Cold welding joins metal together with little to no heat. It is one of the more interesting welding methods, and many metals can be cold welded thanks to the laws of physics and our understanding of material science.
In this article, you’ll learn what cold welding is, how it works, and what metals you can cold weld.
What is Cold Welding?
The cold welding process requires no heat input to join metal pieces together. The metal remains in the solid phase, and it is not molten at any time. So, cold welding is considered to be a solid-state welding process.
Instead, the energy necessary to bind the metal is applied in the form of pressure. Unlike fusion welding, such as arc welding and friction welding, cold welding doesn’t have a molten or a liquid metal phase, which is why it’s referred to as cold welding.
The applied pressure brings the surfaces of the workpieces together as close as possible. Once pressed together, the nanoscale distance becomes irrelevant, and metal atoms jump from one piece to another. This results in a near-perfect bond with almost no repercussions, and the two separate pieces of metal become a homogeneous mass.
But to achieve this, you need to clean the metal surfaces to perfection. Every metal has oxide layers that must be removed before attempting to cold weld. But we will discuss this further later in the article in more detail, But first, let’s look at some pros and cons of this process.
- A perfect process for welding aluminum, especially joining aluminum with copper, two metals that are a challenge using other welding processes
- Eliminates most heat-affected zone (HAZ) problems since there is no concentrated heat, and thus no HAZ, from a welding arc
- Provides a near-perfect welding joint without brittle intermetallic compounds, microfractures, and other joint weaknesses
- Able to join a vast array of dissimilar metals that are otherwise difficult to weld together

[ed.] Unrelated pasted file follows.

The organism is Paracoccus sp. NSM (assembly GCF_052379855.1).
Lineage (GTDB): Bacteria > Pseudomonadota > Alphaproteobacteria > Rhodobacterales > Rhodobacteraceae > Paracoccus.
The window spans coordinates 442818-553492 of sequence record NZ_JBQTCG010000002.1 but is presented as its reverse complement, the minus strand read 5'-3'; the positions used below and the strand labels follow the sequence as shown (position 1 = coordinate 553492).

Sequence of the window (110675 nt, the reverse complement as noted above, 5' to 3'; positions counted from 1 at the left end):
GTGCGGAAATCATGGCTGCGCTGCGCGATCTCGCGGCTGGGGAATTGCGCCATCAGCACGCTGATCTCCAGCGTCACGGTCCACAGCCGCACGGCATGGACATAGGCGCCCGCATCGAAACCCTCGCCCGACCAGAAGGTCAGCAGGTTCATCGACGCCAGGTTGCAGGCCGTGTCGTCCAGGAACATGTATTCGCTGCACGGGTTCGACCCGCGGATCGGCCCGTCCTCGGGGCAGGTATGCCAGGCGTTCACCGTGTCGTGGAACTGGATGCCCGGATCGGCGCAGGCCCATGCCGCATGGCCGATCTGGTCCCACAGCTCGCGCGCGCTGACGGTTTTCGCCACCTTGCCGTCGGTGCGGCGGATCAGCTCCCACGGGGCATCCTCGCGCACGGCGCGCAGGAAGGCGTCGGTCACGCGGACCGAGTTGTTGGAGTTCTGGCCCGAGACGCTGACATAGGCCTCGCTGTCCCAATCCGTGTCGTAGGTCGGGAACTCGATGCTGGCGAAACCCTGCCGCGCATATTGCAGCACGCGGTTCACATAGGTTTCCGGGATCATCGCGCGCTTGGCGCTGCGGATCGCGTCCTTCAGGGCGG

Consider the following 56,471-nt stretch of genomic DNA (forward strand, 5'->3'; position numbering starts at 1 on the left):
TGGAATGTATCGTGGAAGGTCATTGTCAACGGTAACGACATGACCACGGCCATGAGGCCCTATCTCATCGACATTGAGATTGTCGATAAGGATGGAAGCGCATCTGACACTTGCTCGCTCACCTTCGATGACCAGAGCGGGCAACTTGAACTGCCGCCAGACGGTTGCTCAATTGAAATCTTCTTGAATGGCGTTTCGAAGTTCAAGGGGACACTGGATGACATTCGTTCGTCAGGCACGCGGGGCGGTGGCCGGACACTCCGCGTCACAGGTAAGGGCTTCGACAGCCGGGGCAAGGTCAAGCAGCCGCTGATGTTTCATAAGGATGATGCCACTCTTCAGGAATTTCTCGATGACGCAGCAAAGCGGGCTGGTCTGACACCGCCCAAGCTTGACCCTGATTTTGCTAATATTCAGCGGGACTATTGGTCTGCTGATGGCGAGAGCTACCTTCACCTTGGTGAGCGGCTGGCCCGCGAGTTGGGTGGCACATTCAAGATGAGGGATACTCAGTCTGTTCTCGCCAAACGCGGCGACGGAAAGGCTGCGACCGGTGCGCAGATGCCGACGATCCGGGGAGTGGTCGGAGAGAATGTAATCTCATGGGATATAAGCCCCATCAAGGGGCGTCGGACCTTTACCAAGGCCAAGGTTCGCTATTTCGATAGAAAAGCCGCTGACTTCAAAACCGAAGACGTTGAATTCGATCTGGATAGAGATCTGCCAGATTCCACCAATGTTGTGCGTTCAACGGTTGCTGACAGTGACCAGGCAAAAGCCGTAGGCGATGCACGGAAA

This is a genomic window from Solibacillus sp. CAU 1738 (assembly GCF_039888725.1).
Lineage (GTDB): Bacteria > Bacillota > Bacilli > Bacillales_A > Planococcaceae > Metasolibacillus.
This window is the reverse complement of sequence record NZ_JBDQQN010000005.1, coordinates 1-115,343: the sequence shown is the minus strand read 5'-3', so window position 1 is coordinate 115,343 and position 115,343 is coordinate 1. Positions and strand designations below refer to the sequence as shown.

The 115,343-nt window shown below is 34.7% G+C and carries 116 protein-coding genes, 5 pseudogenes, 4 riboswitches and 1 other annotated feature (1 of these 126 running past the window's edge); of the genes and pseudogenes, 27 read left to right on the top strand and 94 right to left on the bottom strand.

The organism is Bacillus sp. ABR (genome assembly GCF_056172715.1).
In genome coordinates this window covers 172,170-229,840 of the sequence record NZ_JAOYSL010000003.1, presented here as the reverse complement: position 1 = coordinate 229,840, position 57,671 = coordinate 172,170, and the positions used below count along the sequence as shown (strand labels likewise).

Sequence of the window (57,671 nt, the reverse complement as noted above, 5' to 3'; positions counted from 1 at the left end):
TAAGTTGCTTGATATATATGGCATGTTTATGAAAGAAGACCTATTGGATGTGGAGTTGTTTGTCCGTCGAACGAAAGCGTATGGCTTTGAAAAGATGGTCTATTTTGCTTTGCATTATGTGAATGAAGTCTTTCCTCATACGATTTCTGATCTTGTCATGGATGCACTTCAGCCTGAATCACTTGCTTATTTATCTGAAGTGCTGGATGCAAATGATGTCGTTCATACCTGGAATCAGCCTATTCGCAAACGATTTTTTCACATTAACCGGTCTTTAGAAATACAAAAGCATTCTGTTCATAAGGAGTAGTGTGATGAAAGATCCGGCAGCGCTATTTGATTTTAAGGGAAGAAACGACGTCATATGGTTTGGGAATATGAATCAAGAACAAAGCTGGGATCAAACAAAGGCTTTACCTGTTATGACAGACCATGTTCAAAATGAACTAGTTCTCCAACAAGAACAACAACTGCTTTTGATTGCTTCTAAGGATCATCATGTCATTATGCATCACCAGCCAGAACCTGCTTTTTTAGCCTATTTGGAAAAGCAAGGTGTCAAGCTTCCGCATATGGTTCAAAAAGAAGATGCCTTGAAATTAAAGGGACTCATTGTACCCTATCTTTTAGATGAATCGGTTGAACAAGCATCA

- Reduces the required skills needed for welding exotic metals
- The surface must be cleaned pristinely; it can require multiple steps of cleaning and preparing the metal
- Surface irregularities, contamination, and nanoscale molecular structures can hinder the results
- Difficult to achieve in an industrial setting because of dust and other debris in the air
- Carbon steel and hardened metals can’t be cold-welded, only works with non-ferrous ductile metal like copper, aluminum, lead, gold, etc.
- Irregular shapes are difficult to cold weld, and best results are achieved with flat surfaces
What is Cold Welding Used For?
Cold welding is used by numerous industries, including aerospace, automotive, electronics, and production.
It’s most commonly used when welding wires together, especially of dissimilar metals. Cold welding is also perfect when laying underground wires when there is the danger of flammable gasses catching fire from a heat-inducing welding process.
In addition, it’s often used to seal containers sensitive to heat, for example, containers with explosives.
In general, cold welding is employed when heat will cause too much damage or present a danger.
How Does Cold Welding Work